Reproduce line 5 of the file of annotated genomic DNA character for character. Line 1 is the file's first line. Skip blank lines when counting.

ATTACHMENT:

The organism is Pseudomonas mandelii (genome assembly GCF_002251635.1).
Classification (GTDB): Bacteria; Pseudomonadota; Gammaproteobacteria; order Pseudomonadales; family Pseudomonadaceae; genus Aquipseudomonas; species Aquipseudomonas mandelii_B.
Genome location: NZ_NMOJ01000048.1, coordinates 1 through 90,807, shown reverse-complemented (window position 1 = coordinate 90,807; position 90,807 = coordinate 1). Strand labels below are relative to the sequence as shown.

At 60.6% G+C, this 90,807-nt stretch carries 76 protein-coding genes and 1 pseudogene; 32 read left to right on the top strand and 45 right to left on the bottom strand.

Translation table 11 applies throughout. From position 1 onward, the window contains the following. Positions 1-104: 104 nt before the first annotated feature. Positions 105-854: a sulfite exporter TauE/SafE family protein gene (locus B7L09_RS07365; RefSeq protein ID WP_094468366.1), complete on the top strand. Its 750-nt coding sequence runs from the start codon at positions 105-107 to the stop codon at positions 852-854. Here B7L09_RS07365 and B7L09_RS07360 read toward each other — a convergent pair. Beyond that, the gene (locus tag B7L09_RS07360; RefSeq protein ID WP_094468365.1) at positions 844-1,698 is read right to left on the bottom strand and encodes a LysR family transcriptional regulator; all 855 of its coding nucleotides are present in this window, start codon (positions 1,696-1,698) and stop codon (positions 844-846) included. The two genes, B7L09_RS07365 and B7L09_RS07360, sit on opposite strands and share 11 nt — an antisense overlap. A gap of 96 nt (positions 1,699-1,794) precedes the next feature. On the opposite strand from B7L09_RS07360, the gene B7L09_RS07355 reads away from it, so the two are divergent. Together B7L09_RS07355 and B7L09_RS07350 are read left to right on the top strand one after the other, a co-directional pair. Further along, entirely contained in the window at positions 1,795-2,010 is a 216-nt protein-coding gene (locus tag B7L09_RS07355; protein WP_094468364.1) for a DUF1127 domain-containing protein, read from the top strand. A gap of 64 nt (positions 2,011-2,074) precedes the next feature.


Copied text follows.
Translation table 11 applies throughout. From position 1 onward, the window contains the following. Positions 1-104: 104 nt before the first annotated feature. Positions 105-854: a sulfite exporter TauE/SafE family protein gene (locus B7L09_RS07365; RefSeq protein ID WP_094468366.1), complete on the top strand. Its 750-nt coding sequence runs from the start codon at positions 105-107 to the stop codon at positions 852-854. Here B7L09_RS07365 and B7L09_RS07360 read toward each other — a convergent pair. Beyond that, the gene (locus tag B7L09_RS07360; RefSeq protein ID WP_094468365.1) at positions 844-1,698 is read right to left on the bottom strand and encodes a LysR family transcriptional regulator; all 855 of its coding nucleotides are present in this window, start codon (positions 1,696-1,698) and stop codon (positions 844-846) included. The two genes, B7L09_RS07365 and B7L09_RS07360, sit on opposite strands and share 11 nt — an antisense overlap. A gap of 96 nt (positions 1,699-1,794) precedes the next feature. On the opposite strand from B7L09_RS07360, the gene B7L09_RS07355 reads away from it, so the two are divergent. Together B7L09_RS07355 and B7L09_RS07350 are read left to right on the top strand one after the other, a co-directional pair. Further along, entirely contained in the window at positions 1,795-2,010 is a 216-nt protein-coding gene (locus tag B7L09_RS07355; protein WP_094468364.1) for a DUF1127 domain-containing protein, read from the top strand. A gap of 64 nt (positions 2,011-2,074) precedes the next feature.